What’s the dorm like?
A great benefit of working at Gloria English is you have free accommodation for 15 months (if you want it). The dorm itself is rather basic, it’s above one of the Gloria schools, and is on the 4th and 5th floors.
I’m on the 5th floor, it has a basic kitchen, two toilets, two showers, a common area with a few couches and chairs and a TV, and about 15 rooms for the teachers. There are also two free washing machines and a coin operated dryer.
Thankfully all the rooms aren’t full at the moment, otherwise it’d be too crowded. As there is no fixed intake date, teachers are occasionally coming and going.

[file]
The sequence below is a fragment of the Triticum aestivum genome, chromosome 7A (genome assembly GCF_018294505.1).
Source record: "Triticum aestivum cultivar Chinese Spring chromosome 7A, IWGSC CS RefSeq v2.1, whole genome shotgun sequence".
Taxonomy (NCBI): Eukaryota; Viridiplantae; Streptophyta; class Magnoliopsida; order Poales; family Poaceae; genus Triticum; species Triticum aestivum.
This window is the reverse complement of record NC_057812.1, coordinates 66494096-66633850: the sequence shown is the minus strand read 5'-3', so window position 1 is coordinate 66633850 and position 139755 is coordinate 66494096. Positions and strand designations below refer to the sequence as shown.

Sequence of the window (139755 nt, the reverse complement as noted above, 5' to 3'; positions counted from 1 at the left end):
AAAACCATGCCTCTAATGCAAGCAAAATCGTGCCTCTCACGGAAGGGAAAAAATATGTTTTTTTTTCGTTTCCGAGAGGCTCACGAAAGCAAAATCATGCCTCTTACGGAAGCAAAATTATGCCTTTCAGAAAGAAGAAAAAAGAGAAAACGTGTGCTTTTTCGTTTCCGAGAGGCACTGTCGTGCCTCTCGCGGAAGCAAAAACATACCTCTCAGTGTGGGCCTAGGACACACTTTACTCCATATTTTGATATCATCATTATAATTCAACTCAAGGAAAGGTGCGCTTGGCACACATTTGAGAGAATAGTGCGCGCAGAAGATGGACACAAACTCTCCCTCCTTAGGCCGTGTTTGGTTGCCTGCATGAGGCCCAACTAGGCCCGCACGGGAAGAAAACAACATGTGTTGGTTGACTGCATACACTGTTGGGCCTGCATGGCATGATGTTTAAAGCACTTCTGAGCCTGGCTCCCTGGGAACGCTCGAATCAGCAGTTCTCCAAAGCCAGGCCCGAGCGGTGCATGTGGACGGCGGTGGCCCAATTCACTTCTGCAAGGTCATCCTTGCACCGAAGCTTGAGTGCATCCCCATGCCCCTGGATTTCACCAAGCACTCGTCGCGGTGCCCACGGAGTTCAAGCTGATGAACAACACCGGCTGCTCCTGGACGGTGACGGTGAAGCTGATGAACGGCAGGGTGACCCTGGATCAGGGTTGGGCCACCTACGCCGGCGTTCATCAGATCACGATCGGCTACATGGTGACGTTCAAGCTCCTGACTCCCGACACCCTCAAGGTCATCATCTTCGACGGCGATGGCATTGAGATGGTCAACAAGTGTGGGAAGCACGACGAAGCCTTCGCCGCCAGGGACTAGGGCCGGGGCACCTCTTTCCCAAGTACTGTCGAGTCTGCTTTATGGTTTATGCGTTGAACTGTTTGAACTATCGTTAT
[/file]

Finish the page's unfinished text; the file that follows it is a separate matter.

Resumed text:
The rooms are tiny and basic, they each have a desk, chair, “bed” and a clothes rack to hang your clothes. The mattress you can get from the school is basic (thin and made of bamboo), so I highly recommend you buy a foam one from Carrefour as well. They also have aircon.
A cleaning lady comes every 3-4 days to clean and take out garbage etc. A fee for the cleaning lady is deducted from your salary each month.
I spend most of my time in my room when I’m at the dorm. I’ve bought a few more pillows and some plants to lighten the place up. It’s fine but certainly nothing you would want long term.
What’s the actual teaching like at Gloria?
This can best be described in one word: easy. The work is utterly easy, well it is for me and many of the other teachers. Once you get a few classes under your belt, you’ll get into the routine and it will be a piece of cake.